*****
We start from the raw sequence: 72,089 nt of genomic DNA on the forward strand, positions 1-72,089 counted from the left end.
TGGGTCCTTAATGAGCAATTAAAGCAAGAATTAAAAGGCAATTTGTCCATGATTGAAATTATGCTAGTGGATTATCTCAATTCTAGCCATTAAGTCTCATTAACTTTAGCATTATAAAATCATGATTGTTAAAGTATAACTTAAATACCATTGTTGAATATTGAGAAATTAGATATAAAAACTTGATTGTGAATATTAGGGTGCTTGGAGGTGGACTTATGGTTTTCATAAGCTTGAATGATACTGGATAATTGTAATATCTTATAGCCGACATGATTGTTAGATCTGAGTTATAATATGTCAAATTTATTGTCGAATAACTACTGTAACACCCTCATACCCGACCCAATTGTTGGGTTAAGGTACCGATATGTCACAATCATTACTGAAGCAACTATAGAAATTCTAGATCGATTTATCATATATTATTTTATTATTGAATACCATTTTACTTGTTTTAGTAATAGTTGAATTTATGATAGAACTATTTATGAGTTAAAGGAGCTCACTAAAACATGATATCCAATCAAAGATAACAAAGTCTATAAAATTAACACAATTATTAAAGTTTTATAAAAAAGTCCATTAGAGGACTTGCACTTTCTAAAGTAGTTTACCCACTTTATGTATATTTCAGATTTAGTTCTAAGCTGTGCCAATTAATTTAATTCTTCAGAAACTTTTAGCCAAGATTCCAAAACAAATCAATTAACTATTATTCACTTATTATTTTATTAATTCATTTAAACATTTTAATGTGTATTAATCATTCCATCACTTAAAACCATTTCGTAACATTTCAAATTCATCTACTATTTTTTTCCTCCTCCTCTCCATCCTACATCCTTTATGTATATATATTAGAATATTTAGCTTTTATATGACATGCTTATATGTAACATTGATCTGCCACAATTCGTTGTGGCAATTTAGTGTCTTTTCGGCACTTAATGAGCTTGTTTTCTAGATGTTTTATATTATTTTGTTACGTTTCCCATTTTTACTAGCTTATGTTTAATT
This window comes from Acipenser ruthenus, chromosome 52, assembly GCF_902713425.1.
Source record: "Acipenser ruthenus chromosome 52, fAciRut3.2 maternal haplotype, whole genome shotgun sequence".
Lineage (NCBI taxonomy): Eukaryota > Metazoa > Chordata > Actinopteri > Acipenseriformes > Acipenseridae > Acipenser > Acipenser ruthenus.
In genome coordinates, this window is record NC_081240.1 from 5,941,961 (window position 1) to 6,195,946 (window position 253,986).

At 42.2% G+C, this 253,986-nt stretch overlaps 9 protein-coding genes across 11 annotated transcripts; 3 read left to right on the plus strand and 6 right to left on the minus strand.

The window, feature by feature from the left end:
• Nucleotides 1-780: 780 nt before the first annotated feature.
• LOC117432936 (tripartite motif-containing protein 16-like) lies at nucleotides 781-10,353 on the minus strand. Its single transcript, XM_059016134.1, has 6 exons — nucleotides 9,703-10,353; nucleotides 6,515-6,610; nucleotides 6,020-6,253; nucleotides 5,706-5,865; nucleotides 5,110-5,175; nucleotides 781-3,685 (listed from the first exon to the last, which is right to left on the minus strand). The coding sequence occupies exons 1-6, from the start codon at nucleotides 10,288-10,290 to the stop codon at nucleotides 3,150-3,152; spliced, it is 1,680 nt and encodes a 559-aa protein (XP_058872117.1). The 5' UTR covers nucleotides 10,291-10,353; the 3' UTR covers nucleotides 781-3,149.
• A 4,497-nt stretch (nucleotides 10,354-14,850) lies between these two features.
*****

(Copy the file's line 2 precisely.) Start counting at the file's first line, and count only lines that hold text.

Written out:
TGGGTCCTTAATGAGCAATTAAAGCAAGAATTAAAAGGCAATTTGTCCATGATTGAAATTATGCTAGTGGATTATCTCAATTCTAGCCATTAAGTCTCATTAACTTTAGCATTATAAAATCATGATTGTTAAAGTATAACTTAAATACCATTGTTGAATATTGAGAAATTAGATATAAAAACTTGATTGTGAATATTAGGGTGCTTGGAGGTGGACTTATGGTTTTCATAAGCTTGAATGATACTGGATAATTGTAATATCTTATAGCCGACATGATTGTTAGATCTGAGTTATAATATGTCAAATTTATTGTCGAATAACTACTGTAACACCCTCATACCCGACCCAATTGTTGGGTTAAGGTACCGATATGTCACAATCATTACTGAAGCAACTATAGAAATTCTAGATCGATTTATCATATATTATTTTATTATTGAATACCATTTTACTTGTTTTAGTAATAGTTGAATTTATGATAGAACTATTTATGAGTTAAAGGAGCTCACTAAAACATGATATCCAATCAAAGATAACAAAGTCTATAAAATTAACACAATTATTAAAGTTTTATAAAAAAGTCCATTAGAGGACTTGCACTTTCTAAAGTAGTTTACCCACTTTATGTATATTTCAGATTTAGTTCTAAGCTGTGCCAATTAATTTAATTCTTCAGAAACTTTTAGCCAAGATTCCAAAACAAATCAATTAACTATTATTCACTTATTATTTTATTAATTCATTTAAACATTTTAATGTGTATTAATCATTCCATCACTTAAAACCATTTCGTAACATTTCAAATTCATCTACTATTTTTTTCCTCCTCCTCTCCATCCTACATCCTTTATGTATATATATTAGAATATTTAGCTTTTATATGACATGCTTATATGTAACATTGATCTGCCACAATTCGTTGTGGCAATTTAGTGTCTTTTCGGCACTTAATGAGCTTGTTTTCTAGATGTTTTATATTATTTTGTTACGTTTCCCATTTTTACTAGCTTATGTTTAATT